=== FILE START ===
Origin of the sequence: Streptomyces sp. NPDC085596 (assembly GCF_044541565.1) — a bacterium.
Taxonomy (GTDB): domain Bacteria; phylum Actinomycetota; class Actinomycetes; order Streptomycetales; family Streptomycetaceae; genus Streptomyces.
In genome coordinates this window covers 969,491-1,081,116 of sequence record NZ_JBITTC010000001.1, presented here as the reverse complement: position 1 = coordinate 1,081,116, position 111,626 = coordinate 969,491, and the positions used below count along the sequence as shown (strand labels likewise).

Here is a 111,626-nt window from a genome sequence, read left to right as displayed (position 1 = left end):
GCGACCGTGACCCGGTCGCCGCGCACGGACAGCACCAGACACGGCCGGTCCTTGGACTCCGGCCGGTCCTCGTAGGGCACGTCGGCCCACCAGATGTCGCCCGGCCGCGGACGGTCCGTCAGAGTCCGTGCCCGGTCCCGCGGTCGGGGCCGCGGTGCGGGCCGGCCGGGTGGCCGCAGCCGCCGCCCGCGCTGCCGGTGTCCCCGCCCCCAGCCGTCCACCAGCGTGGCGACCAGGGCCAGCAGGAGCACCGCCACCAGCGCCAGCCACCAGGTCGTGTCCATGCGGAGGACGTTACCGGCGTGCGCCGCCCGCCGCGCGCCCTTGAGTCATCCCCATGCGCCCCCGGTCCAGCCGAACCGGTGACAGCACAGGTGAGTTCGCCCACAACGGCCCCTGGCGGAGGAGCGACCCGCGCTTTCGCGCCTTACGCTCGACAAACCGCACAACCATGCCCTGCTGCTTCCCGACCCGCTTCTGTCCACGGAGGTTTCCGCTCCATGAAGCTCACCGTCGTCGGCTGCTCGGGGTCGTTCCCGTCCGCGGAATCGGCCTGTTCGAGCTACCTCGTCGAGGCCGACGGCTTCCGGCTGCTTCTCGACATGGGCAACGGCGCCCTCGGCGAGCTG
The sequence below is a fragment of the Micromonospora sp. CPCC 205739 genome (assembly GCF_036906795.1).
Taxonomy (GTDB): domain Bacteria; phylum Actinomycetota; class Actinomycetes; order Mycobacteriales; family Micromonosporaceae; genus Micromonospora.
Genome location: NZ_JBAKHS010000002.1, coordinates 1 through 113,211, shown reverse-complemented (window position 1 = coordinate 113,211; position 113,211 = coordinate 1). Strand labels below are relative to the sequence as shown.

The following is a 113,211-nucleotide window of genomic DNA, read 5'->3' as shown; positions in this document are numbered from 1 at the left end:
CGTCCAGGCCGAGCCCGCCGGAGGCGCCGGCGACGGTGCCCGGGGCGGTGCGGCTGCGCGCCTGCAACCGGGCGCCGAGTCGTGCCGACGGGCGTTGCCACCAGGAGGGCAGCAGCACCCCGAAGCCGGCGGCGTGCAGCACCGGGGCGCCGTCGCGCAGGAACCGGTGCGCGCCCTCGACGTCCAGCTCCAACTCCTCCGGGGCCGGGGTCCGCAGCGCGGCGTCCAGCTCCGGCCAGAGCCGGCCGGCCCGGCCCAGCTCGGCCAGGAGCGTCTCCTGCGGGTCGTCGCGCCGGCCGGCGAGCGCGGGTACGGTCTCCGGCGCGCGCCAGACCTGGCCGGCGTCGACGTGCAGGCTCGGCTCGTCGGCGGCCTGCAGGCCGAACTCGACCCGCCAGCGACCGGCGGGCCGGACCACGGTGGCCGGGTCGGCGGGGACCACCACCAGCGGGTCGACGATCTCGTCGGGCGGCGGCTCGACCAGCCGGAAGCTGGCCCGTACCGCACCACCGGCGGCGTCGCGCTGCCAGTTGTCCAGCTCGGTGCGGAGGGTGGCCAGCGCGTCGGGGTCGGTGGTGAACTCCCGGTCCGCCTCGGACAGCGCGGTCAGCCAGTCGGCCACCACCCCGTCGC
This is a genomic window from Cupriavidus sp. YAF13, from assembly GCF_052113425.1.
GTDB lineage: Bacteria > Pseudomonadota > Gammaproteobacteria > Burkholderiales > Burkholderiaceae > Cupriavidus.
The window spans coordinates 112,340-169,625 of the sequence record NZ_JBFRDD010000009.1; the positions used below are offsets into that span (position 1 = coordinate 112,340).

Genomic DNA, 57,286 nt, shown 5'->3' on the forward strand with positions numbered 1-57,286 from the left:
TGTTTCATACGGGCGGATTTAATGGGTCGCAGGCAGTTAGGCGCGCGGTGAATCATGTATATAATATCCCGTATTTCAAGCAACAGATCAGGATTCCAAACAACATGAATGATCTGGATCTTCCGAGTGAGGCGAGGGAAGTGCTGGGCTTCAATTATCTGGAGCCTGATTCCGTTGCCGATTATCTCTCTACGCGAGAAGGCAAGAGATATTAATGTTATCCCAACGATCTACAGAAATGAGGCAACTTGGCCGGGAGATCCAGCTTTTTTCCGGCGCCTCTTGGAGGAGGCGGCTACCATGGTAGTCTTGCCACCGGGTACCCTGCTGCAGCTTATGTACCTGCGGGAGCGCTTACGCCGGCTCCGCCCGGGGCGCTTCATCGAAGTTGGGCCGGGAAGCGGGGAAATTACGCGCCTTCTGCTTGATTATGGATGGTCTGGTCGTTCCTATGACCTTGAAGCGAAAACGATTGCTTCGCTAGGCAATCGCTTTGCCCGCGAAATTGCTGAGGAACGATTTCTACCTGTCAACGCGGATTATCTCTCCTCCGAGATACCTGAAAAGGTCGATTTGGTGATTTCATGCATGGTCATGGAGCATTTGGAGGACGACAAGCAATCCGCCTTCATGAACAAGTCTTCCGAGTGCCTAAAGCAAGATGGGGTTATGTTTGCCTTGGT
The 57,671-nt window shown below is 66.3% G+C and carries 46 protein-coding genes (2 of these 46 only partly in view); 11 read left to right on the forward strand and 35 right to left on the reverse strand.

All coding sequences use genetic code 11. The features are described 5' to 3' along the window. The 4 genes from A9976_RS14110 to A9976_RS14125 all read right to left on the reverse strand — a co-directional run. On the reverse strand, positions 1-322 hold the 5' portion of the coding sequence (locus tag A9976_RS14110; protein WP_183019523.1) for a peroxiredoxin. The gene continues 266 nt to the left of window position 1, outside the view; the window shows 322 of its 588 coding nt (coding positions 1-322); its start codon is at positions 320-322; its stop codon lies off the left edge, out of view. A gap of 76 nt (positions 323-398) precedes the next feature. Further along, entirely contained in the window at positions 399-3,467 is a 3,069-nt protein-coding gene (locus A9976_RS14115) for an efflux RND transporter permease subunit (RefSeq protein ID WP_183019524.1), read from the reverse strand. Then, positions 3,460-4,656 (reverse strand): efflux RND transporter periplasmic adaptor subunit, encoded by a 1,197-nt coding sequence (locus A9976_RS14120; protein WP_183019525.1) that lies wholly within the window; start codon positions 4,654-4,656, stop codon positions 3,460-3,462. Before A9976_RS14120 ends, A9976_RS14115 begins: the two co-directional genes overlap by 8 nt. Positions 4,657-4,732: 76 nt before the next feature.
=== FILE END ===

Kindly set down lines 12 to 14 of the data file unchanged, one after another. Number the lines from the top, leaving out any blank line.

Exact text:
GTDB lineage: Bacteria > Pseudomonadota > Gammaproteobacteria > Burkholderiales > Burkholderiaceae > Cupriavidus.
The window spans coordinates 112,340-169,625 of the sequence record NZ_JBFRDD010000009.1; the positions used below are offsets into that span (position 1 = coordinate 112,340).

Genomic DNA, 57,286 nt, shown 5'->3' on the forward strand with positions numbered 1-57,286 from the left: